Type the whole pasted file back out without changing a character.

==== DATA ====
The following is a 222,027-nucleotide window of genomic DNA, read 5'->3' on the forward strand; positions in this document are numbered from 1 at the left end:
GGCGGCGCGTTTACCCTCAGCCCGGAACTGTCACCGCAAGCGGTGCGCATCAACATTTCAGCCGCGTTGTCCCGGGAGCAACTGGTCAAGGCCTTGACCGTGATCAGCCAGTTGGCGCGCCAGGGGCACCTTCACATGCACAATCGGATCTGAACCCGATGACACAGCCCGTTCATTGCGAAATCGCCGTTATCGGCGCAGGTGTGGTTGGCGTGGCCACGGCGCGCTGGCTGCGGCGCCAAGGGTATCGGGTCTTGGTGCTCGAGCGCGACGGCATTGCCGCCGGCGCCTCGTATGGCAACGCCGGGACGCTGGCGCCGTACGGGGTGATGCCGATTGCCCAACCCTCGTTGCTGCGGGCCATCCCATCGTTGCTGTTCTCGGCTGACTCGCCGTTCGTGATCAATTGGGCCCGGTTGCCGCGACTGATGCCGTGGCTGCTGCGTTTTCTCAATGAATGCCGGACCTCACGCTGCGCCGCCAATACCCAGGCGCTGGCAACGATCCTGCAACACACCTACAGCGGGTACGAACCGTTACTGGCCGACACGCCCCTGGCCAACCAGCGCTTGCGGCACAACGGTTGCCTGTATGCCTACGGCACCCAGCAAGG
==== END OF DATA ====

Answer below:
The following is a 222,027-nucleotide window of genomic DNA, read 5'->3' on the forward strand; positions in this document are numbered from 1 at the left end:
GGCGGCGCGTTTACCCTCAGCCCGGAACTGTCACCGCAAGCGGTGCGCATCAACATTTCAGCCGCGTTGTCCCGGGAGCAACTGGTCAAGGCCTTGACCGTGATCAGCCAGTTGGCGCGCCAGGGGCACCTTCACATGCACAATCGGATCTGAACCCGATGACACAGCCCGTTCATTGCGAAATCGCCGTTATCGGCGCAGGTGTGGTTGGCGTGGCCACGGCGCGCTGGCTGCGGCGCCAAGGGTATCGGGTCTTGGTGCTCGAGCGCGACGGCATTGCCGCCGGCGCCTCGTATGGCAACGCCGGGACGCTGGCGCCGTACGGGGTGATGCCGATTGCCCAACCCTCGTTGCTGCGGGCCATCCCATCGTTGCTGTTCTCGGCTGACTCGCCGTTCGTGATCAATTGGGCCCGGTTGCCGCGACTGATGCCGTGGCTGCTGCGTTTTCTCAATGAATGCCGGACCTCACGCTGCGCCGCCAATACCCAGGCGCTGGCAACGATCCTGCAACACACCTACAGCGGGTACGAACCGTTACTGGCCGACACGCCCCTGGCCAACCAGCGCTTGCGGCACAACGGTTGCCTGTATGCCTACGGCACCCAGCAAGG